Automated Backup with Robocopy, PowerShell and Symcon

Some time ago I started to learn PowerShell a little more and when it comes to dealing with copy processes, I stumbled upon Robocopy, again. This time I decided to get familiar with it and use Robocopy together with PowerShell to automate my backups.

I got rid of my high power consuming server as a 24/7 machine and built a power saving server while using the old one for virtualization and backup purposes. So the goal was a two step backup approach: from the clients to the 24/7 machine (where IP Symcon is hosted) on a daily basis and on weekly basis from the 24/7 machine to the archive server which also has two HBAs.

The automation was supposed to include boot and shutdown of the target archive server.

Additionally I wanted to log into IP Symcon in order to trace the backup status (last backup, success timestamp, error message). For this purpose I already created a blog post dealing with JSON RPC from PowerShell to Symcon.

Having the backup information available in IP Symcon does not only provid
e an overview but could also be used to push messages to mobile devices on backup success. I will write another post about this soon…


I tried to illustrate the process in the following figure:


Backup from Client to 24/7 Server

I am using a very simple PowerShell script here and this is rather minimalistic than advanced:

Any errors which may occur during the copy process are logged to the .log file but it is not further handled. This could definitely be scripted better though.

I used a computer group policy to start the script on a shutdown/restart as described here:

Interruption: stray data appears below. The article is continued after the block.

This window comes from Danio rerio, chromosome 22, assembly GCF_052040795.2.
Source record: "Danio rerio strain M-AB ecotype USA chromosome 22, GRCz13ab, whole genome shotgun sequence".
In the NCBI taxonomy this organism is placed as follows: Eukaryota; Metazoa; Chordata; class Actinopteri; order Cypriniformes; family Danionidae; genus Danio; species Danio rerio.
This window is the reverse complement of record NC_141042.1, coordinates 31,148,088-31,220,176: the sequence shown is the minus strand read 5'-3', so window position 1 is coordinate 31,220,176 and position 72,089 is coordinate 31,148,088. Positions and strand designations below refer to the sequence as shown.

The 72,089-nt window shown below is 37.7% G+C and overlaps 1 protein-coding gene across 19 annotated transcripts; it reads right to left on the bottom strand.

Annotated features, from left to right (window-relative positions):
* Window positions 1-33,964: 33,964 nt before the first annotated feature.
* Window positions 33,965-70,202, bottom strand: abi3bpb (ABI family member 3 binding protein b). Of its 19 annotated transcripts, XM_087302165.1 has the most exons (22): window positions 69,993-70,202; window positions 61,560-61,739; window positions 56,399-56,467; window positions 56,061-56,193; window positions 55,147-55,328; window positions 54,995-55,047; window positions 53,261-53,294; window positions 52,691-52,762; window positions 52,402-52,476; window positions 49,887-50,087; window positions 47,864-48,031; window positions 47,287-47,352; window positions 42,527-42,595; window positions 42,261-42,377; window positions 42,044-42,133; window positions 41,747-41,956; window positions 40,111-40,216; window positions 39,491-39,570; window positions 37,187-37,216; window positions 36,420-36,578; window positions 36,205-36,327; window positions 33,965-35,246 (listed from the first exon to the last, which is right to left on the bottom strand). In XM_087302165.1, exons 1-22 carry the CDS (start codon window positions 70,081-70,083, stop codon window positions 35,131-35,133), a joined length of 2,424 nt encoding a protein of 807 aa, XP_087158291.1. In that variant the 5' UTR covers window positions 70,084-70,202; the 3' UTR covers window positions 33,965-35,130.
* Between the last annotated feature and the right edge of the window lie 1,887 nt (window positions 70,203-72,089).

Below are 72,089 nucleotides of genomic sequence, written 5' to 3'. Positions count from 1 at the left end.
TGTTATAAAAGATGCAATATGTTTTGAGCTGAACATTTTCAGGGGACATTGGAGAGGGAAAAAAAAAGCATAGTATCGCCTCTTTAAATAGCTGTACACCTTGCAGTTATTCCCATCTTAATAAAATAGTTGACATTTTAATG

1. Run gpedit.msc (Local Policies)
  2. Computer Configuration -> Windows Settings -> Scripts -> Startup or Shutdown -> Properties -> Add


Backup from 24/7 Server to Archive

Here comes the main part where all the pieces are put together.

First we need to wake the archive server if it is not online yet.

I found a very good working PowerShell snippet on Jeff Wouters’s blog here , so all the credit belongs to him.

The script we will need is the one I used in one of my previous blog posts and which can be used to make JSON Remote Procedure Calls. As mentioned before, the approach is based on a script I found here.

The two scripts above are the dependencies for the main script which is scheduled through IP Symcon, these are dot-sourced in the BackUps.ps1 . I leave the comments I wrote when dealing with Robocopy as well as the witch case for the error codes. Maybe it is useful for others.

You need to adjust all the parameters in the first two regions, such as the Symcon URL, user name, password, Symcon variable IDs and paths.


Scheduling the Backups with IP Symcon

The Powershell script could be executed with the windows task planner for instance. I used IP Symcon however, to keep things in one place and learn something new.

As you see, the IPS_ExecuteEx method is starting a .bat process instead of the PowerShell script directly. Unfortunately I couldn’t execute the .ps1 directly in this method.

The first boolean value of the IPS_ExecuteEx method determines whether a window of the program to be started should be shown or not. This is helpful when it comes to debugging/testing.

For the sake of completeness, here is the no brainer line of the .bat:

Now you can just use the IP Symcon default methods for scheduling the backups on regular base such as weekly or daily.

This is how it looks like in the WebFront…you could also schedule the backup through the frontend 🙂


P.S. I know there are a lot of different possibilities when it comes to backups but as I wanted to learn more PowerShell I decided to go this way combined with Robocopy (as this provides sync capabilities compared to new-item copy method of PS)

Hope it may be useful for some others.


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